Numerous specimens from Wight and Great Britain have since been referred to Polacanthus. These mostly consist of single bones or armour elements. A second partial skeleton, from which parts had been removed since 1876, was identified and fully excavated by Dr William T. Blows in 1979; it is also in the London Natural History Museum as specimen NHMUK R9293. It is the first specimen to show skull elements, neck vertebrae and unequivocal anterior armour.
Several ankylosaurian remains from the Early Cretaceous of continental Europe have been referred to Polacanthus but none demonstrably share any unique traits, or autapomorphies, with its holotype.
Further species and genera
Apart from the two species today considered valid, several other species and genera have been named in relation to the Polacanthus material.
In 1924, Edwin Hennig named a Polacanthus becklesi, the specific name honouring collector Samuel Beckles, based on specimen BMNH R1926, a piece of an ilium associated with armour plates, found on Wight in the nineteenth century. Today this is considered a junior synonym of P. foxii. It was assumed to be a different species because the armour is smoother on top, but this was likely caused by water erosion of the fossil.
In 1987, William T. Blows claimed that the American Hoplitosaurus was a species of Polacanthus, renaming it into Polacanthus marshi. Though this gained some popularity in the early 1990s, today the identity is generally rejected.
In 1996, a Polacanthus rudgwickensis was named by Blows, after a review of some fossil material found in 1985 and thought to have been Iguanodon, which was on display at the Horsham Museum in Sussex. The material, holotype HORSM 1988.1546, is fragmentary and includes several incomplete vertebrae, a partial scapulocoracoid, the distal end of a humerus, a nearly complete right tibia, rib fragments, and two osteoderms. P. rudgwickensis seems to have been about 30% longer than type species P. foxii and differs from it in numerous characters of the vertebrae and dermal armour. It is named after the village of Rudgwick in West Sussex and was discovered at a Rudgwick Brickworks Company quarry, at the quarry floor in gray-green marl beds of the Wessex Formation. Barremian age, approximately 124–132 million years ago. In 2015, Blow made it a separate genus Horshamosaurus.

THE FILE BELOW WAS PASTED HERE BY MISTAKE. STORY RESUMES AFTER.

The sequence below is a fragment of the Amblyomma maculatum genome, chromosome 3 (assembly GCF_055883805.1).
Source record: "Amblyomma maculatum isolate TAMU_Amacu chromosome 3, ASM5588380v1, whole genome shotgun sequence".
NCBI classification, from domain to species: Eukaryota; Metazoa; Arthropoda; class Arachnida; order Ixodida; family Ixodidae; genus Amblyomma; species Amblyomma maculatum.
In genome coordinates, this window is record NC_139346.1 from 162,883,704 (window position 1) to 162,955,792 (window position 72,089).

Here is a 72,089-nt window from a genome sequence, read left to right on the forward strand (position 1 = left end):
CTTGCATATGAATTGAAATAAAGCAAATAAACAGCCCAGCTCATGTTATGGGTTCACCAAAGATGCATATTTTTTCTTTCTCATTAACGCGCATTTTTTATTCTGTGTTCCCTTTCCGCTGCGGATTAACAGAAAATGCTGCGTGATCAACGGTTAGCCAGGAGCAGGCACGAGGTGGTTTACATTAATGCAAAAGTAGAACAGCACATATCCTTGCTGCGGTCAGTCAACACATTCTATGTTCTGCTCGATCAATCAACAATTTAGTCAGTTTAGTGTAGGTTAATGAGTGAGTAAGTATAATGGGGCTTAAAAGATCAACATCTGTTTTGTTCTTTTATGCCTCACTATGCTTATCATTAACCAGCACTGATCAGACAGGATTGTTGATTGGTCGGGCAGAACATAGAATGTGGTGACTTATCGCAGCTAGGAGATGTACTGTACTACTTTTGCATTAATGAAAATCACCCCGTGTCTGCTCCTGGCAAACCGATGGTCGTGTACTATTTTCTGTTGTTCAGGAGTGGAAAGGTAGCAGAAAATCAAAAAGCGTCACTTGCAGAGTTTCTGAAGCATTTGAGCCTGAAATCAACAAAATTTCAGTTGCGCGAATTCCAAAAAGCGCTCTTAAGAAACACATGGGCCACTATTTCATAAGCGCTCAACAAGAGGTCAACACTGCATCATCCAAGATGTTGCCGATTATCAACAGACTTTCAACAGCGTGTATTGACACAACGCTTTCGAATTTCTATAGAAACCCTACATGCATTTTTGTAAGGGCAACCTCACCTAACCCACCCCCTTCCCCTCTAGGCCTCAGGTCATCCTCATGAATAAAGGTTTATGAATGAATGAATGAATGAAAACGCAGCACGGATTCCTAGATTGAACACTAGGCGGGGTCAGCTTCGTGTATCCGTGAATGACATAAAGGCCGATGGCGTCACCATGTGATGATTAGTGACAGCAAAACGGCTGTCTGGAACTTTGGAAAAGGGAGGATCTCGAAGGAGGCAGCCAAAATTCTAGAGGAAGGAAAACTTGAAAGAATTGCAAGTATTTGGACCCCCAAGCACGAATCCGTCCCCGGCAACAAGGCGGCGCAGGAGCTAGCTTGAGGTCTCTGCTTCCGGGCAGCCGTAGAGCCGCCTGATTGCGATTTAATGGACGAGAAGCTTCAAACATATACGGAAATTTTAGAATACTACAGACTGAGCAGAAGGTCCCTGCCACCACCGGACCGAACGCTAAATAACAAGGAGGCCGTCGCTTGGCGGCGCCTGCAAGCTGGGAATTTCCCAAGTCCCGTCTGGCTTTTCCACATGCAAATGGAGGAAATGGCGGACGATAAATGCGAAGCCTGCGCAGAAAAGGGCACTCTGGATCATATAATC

In 1971, Polacanthus foxii was by Walter Coombs renamed into Hylaeosaurus foxi. This has found no acceptance, and the name is an invalid nomen ex dissertatione. Also it has been suggested that Polacanthus would be simply identical to Hylaeosaurus armatus. This was rejected by Blows in 1987, because of differences in age and anatomy. A possible identity is hard to prove or disprove as there are few overlapping elements in their holotypes.